A federal judge in Maryland is deciding on the legality of President Trump’s third version of his travel ban, Politico reports. Judges blunted the impact of the first two executive orders Trump issued earlier this year, measures that critics said were thinly disguised versions of the Muslim ban he promised on the campaign trail. The latest iteration dropped one majority-Muslim country, Sudan, from an earlier list of countries that faced travel restrictions, added another largely-Muslim nation, Chad, and included Venezuela and North Korea. What the administration describes as “tailored” travel limits in the new policy are set to take effect early Wednesday.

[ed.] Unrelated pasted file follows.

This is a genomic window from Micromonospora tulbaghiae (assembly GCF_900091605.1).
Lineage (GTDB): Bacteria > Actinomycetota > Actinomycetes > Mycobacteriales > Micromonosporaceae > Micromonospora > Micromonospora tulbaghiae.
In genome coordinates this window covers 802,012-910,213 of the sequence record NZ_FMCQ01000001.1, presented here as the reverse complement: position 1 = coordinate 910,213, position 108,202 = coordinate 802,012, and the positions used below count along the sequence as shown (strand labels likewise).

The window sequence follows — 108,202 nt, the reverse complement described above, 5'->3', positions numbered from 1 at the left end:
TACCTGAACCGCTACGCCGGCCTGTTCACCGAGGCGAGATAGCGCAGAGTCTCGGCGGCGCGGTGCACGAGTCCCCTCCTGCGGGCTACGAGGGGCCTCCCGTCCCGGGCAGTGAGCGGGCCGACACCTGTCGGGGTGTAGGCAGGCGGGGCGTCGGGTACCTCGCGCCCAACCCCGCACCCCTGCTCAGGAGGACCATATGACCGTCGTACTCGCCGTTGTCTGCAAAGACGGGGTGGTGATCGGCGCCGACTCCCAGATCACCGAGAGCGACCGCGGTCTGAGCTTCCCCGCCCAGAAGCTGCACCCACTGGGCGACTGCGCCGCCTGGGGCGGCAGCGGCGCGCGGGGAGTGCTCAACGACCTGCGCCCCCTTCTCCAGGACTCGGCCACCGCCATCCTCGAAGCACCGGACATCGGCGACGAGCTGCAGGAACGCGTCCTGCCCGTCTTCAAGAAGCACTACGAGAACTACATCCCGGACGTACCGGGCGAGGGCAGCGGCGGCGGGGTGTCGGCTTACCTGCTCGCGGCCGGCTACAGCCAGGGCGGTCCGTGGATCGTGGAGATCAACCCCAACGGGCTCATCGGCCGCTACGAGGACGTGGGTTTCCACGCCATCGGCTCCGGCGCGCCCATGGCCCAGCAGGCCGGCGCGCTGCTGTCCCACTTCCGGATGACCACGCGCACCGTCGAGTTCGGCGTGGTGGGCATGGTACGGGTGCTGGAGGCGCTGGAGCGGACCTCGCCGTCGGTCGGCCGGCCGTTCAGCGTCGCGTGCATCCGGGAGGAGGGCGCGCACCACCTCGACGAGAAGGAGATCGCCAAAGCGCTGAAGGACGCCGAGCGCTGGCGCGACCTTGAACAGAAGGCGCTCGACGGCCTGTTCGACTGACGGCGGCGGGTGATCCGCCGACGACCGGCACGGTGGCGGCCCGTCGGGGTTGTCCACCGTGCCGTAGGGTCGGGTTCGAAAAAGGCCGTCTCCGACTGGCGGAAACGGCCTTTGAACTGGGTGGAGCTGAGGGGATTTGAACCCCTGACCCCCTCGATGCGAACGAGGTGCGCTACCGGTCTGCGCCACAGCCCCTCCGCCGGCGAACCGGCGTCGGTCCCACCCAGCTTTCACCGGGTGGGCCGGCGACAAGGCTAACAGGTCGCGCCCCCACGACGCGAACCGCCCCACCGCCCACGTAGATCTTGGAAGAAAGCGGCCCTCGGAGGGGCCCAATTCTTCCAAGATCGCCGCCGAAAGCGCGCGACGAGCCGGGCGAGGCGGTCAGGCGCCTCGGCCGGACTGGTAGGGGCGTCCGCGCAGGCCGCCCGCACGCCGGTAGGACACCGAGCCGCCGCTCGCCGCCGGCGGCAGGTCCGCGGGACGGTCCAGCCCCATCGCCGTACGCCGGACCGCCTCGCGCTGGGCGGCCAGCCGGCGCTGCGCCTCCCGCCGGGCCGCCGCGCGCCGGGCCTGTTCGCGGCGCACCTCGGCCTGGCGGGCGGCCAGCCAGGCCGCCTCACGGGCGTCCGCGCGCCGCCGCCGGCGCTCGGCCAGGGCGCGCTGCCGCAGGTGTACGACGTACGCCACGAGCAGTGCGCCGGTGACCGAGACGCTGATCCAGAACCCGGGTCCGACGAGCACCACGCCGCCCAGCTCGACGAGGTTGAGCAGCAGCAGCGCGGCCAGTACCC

In Greenbelt, Md., U.S. District Court Judge Theodore Chuang heard many of the same arguments that were leveled at the previous versions of Trump’s policy: that it is premised on discrimination against Muslims and that it exceeds his authority under a complex set of immigration laws. Chuang was notably persistent as he pressed Justice Department attorney Hashim Mooppan about the contents of a classified Department of Homeland Security report that government lawyers have repeatedly used to justify the third travel ban policy. Chuang asked Mooppan whether any facts in the classified report were at odds with the findings in the directive Trump issued last month. Mooppan, the No. 2 attorney in DOJ’s civil division, wouldn’t answer directly. Mooppan said he’d read the report but didn’t think the court needed to know precisely what was in the document, which addresses deficiencies in vetting of visitors to the U.S. and information sharing with foreign governments. The evasiveness seemed to irritate the judge, who told Mooppan that he’d “used up a lot of time” in the exchange over the classified report.